There are addidional test I did, like with Pearson hash, the idea is very cool, but the data size is bigger than 10^5, and values are floats, so it complicates a bit.


Workplace settings

The size of the set is about 10^7 elements, hash table with function $h(x)$ is flat array, that does not support collision resolution (from my perspective, the values from sets $X_i$ transform into the same output, so are mapped into one element).


Easier, discarded solutions

  • The most obvious attempt is to create minimal perfect static hash function from all elements. This solution is discarded because of memory constraints - it does not fit into memory in one piece, redundancy of data.
  • Each set $X_i$ gets own perfect hash function, and upon query I try $Y$ set as the most probable, and then every set $X_i$ via own hash function until I find the value. (I thought that Yuval Filmus answer is very similar to that approach), which might look a bit like Bloom filter, but the values queried via $h(x)$ are always in the table, and maintaining about 10^6 values more hashes is too slow.

Disaster solutions

  • Trees - Many sorts of trees - too slow, way too slow.
  • Mixture of hash and tree, Bloomtree(??). I never hoped that it would work but checked it anyway. Of course too slow.
$\endgroup$
  • 4
    $\begingroup$ This smells like an XY question. Why exactly do you require such a bizarre hash function? $\endgroup$ – vonbrand Feb 15 '16 at 17:50
  • 2
    $\begingroup$ The comment on your bounty, "two functions merged into one are still two functions" is not one I think most computer scientists would agree with. For instance, absolute value isn't two functions just because it can be written as a piecewise function, cosine isn't an infinite number of functions just because it has a Taylor series, and, most relevant here, I believe all (or almost all) perfect hash functions with a range size linear in the size of the domain are built up of two functions, but the literature still calls them single functions. In short, @Yuval Filmus's answer is correct already. $\endgroup$ – jbapple Feb 22 '16 at 14:00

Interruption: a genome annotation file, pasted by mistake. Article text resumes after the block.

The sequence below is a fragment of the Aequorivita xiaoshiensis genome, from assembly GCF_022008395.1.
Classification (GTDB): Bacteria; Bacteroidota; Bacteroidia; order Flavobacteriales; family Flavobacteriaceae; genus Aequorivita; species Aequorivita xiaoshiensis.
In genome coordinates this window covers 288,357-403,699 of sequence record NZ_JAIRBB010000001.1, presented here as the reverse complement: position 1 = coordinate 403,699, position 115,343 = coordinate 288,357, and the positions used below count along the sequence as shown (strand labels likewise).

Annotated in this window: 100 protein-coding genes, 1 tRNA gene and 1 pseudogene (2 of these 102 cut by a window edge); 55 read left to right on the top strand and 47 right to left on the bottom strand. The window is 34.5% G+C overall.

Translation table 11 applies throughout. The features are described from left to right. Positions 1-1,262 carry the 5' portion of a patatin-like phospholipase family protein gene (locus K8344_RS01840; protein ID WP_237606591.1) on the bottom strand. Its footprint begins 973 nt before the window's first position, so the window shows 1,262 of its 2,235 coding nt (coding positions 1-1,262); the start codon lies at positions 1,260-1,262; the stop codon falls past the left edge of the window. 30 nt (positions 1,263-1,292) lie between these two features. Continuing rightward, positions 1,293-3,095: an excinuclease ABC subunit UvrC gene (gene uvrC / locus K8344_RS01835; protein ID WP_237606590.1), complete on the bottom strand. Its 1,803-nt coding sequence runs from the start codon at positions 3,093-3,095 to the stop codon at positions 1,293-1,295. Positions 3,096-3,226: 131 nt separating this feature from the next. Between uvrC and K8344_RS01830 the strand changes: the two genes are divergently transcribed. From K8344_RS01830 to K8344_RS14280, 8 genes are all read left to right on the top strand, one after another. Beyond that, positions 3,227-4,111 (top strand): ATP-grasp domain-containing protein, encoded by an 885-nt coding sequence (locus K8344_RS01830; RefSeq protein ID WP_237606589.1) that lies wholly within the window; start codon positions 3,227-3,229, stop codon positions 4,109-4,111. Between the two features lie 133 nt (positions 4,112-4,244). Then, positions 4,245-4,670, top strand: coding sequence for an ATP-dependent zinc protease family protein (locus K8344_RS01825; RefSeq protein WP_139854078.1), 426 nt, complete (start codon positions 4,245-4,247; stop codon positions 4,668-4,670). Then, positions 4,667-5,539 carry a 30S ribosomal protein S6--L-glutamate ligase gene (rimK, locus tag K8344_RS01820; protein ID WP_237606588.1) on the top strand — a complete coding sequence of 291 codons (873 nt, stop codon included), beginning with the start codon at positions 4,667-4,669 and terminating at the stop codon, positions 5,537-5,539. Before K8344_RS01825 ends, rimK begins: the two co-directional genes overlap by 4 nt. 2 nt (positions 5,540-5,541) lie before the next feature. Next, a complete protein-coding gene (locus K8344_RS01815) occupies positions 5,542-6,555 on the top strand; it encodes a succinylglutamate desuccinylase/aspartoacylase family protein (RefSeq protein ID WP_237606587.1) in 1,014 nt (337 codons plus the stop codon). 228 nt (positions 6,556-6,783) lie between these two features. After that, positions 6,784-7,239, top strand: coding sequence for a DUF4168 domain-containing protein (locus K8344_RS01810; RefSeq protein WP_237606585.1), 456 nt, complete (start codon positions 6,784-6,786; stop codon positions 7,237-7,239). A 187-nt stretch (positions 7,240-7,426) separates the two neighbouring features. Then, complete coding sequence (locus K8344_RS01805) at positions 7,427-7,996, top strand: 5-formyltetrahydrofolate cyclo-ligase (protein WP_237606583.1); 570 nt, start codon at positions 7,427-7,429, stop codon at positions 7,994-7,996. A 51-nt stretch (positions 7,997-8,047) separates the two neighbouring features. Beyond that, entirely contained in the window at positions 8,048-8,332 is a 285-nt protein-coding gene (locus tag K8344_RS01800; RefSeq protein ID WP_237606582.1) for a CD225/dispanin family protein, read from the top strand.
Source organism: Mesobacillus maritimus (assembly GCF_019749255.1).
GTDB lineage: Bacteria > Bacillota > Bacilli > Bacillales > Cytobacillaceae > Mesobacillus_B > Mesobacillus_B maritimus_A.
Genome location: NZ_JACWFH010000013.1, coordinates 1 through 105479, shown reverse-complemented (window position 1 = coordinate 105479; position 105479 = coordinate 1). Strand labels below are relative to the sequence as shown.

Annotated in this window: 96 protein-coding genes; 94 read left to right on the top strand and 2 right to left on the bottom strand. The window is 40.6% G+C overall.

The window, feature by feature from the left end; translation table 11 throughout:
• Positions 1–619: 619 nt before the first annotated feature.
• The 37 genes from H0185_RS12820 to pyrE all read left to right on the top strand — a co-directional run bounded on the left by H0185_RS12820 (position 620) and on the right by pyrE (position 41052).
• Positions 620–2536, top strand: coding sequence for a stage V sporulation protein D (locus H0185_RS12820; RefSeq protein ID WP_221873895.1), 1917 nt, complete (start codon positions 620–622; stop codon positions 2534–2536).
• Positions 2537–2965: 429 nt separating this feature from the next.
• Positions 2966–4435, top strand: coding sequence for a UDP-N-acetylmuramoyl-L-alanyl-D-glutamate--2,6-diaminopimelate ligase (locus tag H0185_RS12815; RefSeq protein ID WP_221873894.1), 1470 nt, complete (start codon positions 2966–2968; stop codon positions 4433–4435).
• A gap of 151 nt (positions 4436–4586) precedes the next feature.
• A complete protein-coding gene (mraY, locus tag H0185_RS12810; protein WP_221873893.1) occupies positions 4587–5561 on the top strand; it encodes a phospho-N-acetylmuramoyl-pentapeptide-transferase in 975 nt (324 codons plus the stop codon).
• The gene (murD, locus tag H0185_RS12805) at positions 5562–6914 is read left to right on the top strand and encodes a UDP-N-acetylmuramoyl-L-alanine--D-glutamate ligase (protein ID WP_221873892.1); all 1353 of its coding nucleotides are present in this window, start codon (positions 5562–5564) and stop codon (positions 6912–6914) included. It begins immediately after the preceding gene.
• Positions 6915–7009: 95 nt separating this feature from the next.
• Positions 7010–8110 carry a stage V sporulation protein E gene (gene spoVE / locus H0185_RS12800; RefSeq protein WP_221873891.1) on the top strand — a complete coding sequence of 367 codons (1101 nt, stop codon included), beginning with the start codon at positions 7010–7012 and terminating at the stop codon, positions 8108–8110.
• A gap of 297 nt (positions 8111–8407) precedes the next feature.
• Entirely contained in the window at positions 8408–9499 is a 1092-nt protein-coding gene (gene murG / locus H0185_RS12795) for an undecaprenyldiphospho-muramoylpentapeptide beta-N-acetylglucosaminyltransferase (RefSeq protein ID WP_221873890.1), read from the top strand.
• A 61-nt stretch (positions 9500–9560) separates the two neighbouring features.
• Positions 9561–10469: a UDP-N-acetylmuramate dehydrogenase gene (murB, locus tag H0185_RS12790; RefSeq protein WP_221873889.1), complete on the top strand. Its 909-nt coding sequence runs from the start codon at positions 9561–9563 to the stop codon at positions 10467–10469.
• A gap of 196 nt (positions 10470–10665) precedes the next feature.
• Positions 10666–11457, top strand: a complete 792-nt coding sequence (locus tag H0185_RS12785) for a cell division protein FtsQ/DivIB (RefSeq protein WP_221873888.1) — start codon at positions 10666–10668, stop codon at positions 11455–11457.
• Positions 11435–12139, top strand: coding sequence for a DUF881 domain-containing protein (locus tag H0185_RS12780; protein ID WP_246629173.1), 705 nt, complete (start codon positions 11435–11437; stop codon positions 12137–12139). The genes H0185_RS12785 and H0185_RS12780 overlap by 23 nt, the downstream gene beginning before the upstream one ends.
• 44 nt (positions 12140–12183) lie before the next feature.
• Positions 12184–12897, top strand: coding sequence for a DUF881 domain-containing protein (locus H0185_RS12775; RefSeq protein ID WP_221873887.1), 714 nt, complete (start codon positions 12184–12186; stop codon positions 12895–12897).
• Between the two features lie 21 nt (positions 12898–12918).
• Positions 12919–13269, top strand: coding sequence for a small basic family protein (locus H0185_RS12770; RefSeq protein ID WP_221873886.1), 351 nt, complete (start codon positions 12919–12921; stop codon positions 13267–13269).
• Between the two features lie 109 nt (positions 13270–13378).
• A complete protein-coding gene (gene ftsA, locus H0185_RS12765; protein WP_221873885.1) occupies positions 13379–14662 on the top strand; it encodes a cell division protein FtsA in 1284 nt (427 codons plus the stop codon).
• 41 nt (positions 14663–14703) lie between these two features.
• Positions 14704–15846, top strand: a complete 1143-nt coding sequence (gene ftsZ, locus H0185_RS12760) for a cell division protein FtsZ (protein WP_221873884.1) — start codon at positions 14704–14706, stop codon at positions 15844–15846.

• 1
    $\begingroup$ EvilJS, how do you know "there is better function that works the same, but in one step"? Are you sure that the two step procedure isn't the best that can be done? What makes you so sure? What evidence of that can you give to the rest of us? $\endgroup$ – jbapple Feb 22 '16 at 17:04
7
+50
$\begingroup$

The easiest way is to construct a static hash table $T$ containing all the collisions, in the following form: for each set of keys $S$ which are supposed to map to the same value, single out some $x \in S$, and put all other $y \in S$ in the table with an entry stating "$x$".

Now take a good hash function $h$, and construct a new one as follows:

  • On input $x$, check whether $x \in T$.
  • If $x \notin T$, return $h(x)$.
  • If $x \in T$, return $h(T[x])$.

If $h$ were a uniformly random function, then this would result in a uniformly random function conditioned on your collisions.

There are some optimizations possible here:

  • The hash function used to access $T$ can be weak.
  • The table $T$ might be too large to fit in the cache, so accessing $T$ might be slow. We can add a Bloom filter that does fit in cache to ameliorate this.
$\endgroup$
  • $\begingroup$ The best answer from the begining, but I counted on some improvements, further hints. Thank you. $\endgroup$ – Evil Feb 29 '16 at 16:35
  • $\begingroup$ Is there a typo there? if x is in T it should return h(x) and otherwise it should return h(T[x]) $\endgroup$ – Masood_mj Jul 11 '18 at 23:16
  • $\begingroup$ @Masood_mj If $x$ isn't in $T$, what is $T[x]$? $\endgroup$ – Yuval Filmus Jul 12 '18 at 4:33